Once the data for the last pixel has been strobed into the BSR03 bit shift register, the DT/OE signal is de-asserted which latches the new data into the VRAM shift register. After the data has been latched, the RAS and CAS lines are deactivated.
End-of-line data transfers are less time critical, as they take place following the transfer of the last pixel required to display the end of the preceding line on the video monitor. At this time, the monitor undergoes horizontal blanking, and the beam is momentarily inactive. The shift clock (SCLK), which triggers the data transfer, is deactivated during this period. Consequently, no new data is clocked out of the VRAM shift register. The end-of-line transfer loads pixel data for the beginning of the next line. This data is held for transfer to the display until the SCLK signal is reasserted.
FIG. 4 shows an illustration of the timing sequence for an end-of-line data transfer. The shift clock (SCLK) pulse activates the transfer of data from the VRAM shift register. Once the data for the last pixel in the display line is transferred from the shift register to the display, the horizontal blanking signal deactivates the shift clock (SCLK). The DT/OE signal is asserted. The row address (R) for the memory array (VRAM) is applied to the memory address (MA) port and then latched via the row address strobe (RAS). Then, the column address (C) is applied to the memory address (MA) port and latched via the column address strobe (CAS). A single shift clock (SCLK) is forced by the SMT02 during each horizontal blanking period following the de-assertion of the DT/OE signal which prepares the . data to be latched into the VRAM shift register. The DT/OE and then RAS and CAS signal then return to the inactive state. After the horizontal blanking signal becomes inactive, the shift clock (SCLK) begins shifting the data from the VRAM shift register.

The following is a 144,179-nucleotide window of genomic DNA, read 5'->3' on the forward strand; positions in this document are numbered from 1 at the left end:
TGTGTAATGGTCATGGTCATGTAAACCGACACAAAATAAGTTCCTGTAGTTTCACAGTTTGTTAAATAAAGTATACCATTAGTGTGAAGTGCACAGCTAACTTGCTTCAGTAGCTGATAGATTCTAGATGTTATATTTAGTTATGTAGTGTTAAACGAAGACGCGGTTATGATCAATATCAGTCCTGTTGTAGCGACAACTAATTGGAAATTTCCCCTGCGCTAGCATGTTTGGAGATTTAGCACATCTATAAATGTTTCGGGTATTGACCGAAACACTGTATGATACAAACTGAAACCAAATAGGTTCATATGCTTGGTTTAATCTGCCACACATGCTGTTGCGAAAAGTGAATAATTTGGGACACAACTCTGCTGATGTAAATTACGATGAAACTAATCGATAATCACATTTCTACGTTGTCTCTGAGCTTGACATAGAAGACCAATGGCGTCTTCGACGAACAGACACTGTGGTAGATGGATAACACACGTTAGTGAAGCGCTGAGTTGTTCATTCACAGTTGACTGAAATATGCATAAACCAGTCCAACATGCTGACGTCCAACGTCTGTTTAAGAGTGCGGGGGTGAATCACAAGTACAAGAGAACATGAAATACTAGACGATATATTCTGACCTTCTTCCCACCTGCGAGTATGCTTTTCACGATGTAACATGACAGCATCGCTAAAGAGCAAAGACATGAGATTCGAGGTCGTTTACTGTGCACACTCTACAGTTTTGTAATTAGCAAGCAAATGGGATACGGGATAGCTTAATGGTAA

Beginning-of-frame data transfers also take place during horizontal blanking. This transfer occurs once per frame, and loads the data for the first pixel of the new frame to be illuminated. This is also true for each field when the display is interlaced.
When panning to a specific area of a virtual desktop, the relationship of the mid-line and end-of-line transfers change relative to the display. In certain circumstances, within several pixels after the beginning of displaying a new line, only the last few bits of the row of data in the register need to be transferred to the display, before the next row needs to be transferred from the memory array to the VRAM shift register. An ordinary controller will not have time to effect the second transfer and still maintain the integrity of the display.
The solution to this problem is illustrated in FIG. 5. The SMT02 controls this operation by first loading a start address into the VRAM that represents the beginning of the particular area to be displayed. This start address, and all subsequent mid-line and end-of-line transfers may not correspond to the beginning of a new row of VRAM data. In order to support the panning to any pixel on the display, the system controller must anticipate a worst-case condition in which the first pixel of the area to be displayed is the last pixel in the VRAM shift register.
A transfer controller includes a position comparator (a counter), controlled by the shift clock SCLK which initiates a second data transfer cycle when only a predetermined number of pixels remain to be transferred from the register. If the image is changed by panning or zooming, it is possible and likely that the entire contents of the VRAM shift register may not be transferred to the display. Thus, the position comparator point is relative to the end of the VRAM shift register.